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BMW's sales crown scrutinised as profits shrink

Mar 18 2015 16:40

Frankfurt - For years, record sales of high-performance sports cars meant big profits at BMW that could fund incentives and investment in technology to meet the EU's fuel efficiency rules.

But sales of competitors such as Audi have caught up and profits are shrinking. With BMW's final fourth-quarter earnings out on Wednesday, some in the industry are wondering if the old "sales grow, profits look after themselves" formula no longer works.

Preliminary results show that margins at BMW's auto division have fallen to their lowest in nearly five years, the latest sign that the sales crown title it has successfully defended for almost a decade is increasingly costly.

"There is an obsession with volume growth in the German premium segment and it needs to come to an end, otherwise it becomes a negative spiral of discounting, eroding the brand equity," said Arndt Ellinghorst, head of automotive research at Evercore ISI.

But BMW's conundrum is shared by Mercedes and Audi. All have relied on a similar formula for growth: building cars which emphasise performance while expanding their sales footprint into emerging markets and developing new vehicles, such as the sporty off roader.

When Norbert Reithofer became CEO of BMW Group in September 2006, it only sold 18 BMW-branded sport scars today there are 35 as the company has expanded its range to boost sales and capture different parts of the car market.

Some managers agree with the analysts. BMW's board member for MINI, Peter Schwarzenbauer told Reuters late last year: "the auto industry has become too focussed on volume sales."

He has cut the number of Mini models on offer, discontinuing the Mini Coupe.

BMW says it has an ongoing strategy review as it prepares to celebrate its centenary next year and install Harald Krueger as its next chief executive in May.

A spokesman for BMW said this week that volume sales is not a goal by itself and that maintaining profit margins is more important. BMW still has growth potential to exploit with its current strategy, the spokesman said.

Challenges ahead

BMW achieved a new sales record, after deliveries of its core brand jumped 10% last year to 1.81 million cars, outpacing Audi, which sold 1.74 million, and Mercedes-Benz which sold 1.65 million of its own-branded passenger cars.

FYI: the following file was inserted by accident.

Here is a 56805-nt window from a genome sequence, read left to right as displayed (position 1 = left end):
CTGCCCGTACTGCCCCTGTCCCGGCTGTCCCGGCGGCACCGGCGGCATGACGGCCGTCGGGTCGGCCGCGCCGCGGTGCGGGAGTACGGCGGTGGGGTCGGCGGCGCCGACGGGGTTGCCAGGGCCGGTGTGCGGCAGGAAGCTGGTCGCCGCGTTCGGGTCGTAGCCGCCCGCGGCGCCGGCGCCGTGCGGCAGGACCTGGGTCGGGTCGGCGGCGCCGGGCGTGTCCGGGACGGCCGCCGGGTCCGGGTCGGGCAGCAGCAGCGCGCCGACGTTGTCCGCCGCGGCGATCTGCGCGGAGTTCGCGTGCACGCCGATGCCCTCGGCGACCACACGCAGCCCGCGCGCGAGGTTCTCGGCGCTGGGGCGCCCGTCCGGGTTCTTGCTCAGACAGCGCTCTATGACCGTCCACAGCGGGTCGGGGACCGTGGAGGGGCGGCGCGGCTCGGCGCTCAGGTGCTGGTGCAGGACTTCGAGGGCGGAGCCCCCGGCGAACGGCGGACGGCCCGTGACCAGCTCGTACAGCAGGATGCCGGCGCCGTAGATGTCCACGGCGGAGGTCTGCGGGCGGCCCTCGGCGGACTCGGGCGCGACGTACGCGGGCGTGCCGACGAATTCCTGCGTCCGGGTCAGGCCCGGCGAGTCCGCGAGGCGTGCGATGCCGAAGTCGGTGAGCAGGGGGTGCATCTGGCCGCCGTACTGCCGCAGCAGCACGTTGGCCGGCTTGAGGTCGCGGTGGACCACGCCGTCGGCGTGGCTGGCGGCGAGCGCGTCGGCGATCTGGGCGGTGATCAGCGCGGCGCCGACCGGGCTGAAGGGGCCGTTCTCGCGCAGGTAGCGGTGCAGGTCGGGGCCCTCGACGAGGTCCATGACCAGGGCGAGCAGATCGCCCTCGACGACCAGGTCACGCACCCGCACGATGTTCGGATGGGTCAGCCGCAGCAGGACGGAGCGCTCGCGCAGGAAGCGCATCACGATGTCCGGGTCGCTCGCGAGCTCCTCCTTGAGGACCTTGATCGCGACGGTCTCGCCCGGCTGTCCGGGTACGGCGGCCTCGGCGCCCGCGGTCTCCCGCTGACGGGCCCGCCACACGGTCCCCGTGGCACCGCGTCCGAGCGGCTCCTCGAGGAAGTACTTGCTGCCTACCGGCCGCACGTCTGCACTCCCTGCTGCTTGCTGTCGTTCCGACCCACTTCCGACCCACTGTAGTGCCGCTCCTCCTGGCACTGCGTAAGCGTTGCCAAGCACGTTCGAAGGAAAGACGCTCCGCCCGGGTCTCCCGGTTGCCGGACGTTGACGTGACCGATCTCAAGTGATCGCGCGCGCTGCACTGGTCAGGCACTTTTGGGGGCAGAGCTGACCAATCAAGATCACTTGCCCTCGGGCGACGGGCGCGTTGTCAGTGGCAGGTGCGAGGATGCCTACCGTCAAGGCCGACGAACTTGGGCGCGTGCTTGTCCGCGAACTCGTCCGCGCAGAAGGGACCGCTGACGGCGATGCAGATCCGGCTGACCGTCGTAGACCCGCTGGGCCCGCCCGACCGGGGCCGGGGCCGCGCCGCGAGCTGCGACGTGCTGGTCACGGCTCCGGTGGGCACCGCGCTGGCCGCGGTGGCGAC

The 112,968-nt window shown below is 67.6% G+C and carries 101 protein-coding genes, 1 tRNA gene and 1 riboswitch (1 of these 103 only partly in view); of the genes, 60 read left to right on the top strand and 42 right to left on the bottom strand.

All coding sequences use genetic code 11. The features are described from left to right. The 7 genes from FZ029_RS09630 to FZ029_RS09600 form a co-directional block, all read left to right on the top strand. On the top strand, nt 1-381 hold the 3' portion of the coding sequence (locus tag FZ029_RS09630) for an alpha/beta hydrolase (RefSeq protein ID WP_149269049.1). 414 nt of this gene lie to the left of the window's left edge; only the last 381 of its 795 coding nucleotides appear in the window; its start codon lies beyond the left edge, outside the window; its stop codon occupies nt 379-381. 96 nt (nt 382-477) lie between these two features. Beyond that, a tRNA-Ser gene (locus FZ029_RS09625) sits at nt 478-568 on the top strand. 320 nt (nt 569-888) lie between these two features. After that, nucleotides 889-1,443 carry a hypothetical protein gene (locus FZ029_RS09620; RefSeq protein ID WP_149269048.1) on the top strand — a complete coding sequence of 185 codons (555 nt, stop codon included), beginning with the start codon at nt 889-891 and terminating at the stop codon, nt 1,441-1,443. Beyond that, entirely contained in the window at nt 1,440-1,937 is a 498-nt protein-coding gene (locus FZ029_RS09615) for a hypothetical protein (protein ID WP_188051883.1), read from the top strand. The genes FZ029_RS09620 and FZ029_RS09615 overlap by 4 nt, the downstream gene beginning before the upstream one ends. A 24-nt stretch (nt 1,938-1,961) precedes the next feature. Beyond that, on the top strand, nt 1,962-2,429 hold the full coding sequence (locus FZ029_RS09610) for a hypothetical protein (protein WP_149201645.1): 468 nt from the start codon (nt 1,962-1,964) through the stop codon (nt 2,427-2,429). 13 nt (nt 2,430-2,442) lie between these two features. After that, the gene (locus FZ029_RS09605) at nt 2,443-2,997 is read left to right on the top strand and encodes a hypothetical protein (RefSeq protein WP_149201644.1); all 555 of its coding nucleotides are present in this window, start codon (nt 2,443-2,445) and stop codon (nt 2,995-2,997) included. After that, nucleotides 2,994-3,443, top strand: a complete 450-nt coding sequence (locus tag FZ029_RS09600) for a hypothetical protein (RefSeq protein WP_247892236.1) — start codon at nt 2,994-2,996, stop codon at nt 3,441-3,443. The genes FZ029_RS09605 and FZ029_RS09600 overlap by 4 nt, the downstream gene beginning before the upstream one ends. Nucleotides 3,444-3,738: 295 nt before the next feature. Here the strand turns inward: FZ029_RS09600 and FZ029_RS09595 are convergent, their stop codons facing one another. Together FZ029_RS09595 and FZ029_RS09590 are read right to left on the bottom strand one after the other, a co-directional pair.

But the traditional model looks set for more pressure.

Emerging markets are no longer growing at the same pace as in previous years. Sales in Brazil, Argentina and Russia have fallen sharply.

In January, BMW revealed it would pay local dealers in China some $800m in rebates for sitting on large stockpiles of cars.

Once known for creating the 'ultimate driving machine' BMW is also working to meet the demands of EU regulators and cut average vehicle fleet emissions to 95 grams per kilometre in Europe by 2021. This makes it harder to sell larger, more powerful cars, once a mainstay of profit.

According to the German Centre of Automotive Management, BMW Group needs to cut emissions by 30% from the average 135.7 grams average carbon dioxide output from BMW and Mini branded cars in 2014 to meet EU rules.

This requires it to invest billions in alternatives such as hybrid and electric cars, as well as into technologies to make cars lighter, such as carbon fibre.

Audi, the premium brand owned by Volkswagen has also said its profit margins could fall this year because of investments in low-emission technologies.

There is also little room left in the market for new types of vehicle that are not already being made. "All segments are quite covered by these three makes," analysts at JATO Dynamics said in research prepared for Reuters.

Aside from executive and luxury sport scars, Audi, BMW and Mercedes-Benz have expanded their model range to develop sports utility vehicles and compact cars.

"If you are already struggling to find a new niche, then the company and the auto industry as a whole should ask itself: have we reached a point where it still makes sense to further diversify the product range," Schwarzenbauer said.

bmw  |  germany  |  earnings reports  |  industrial
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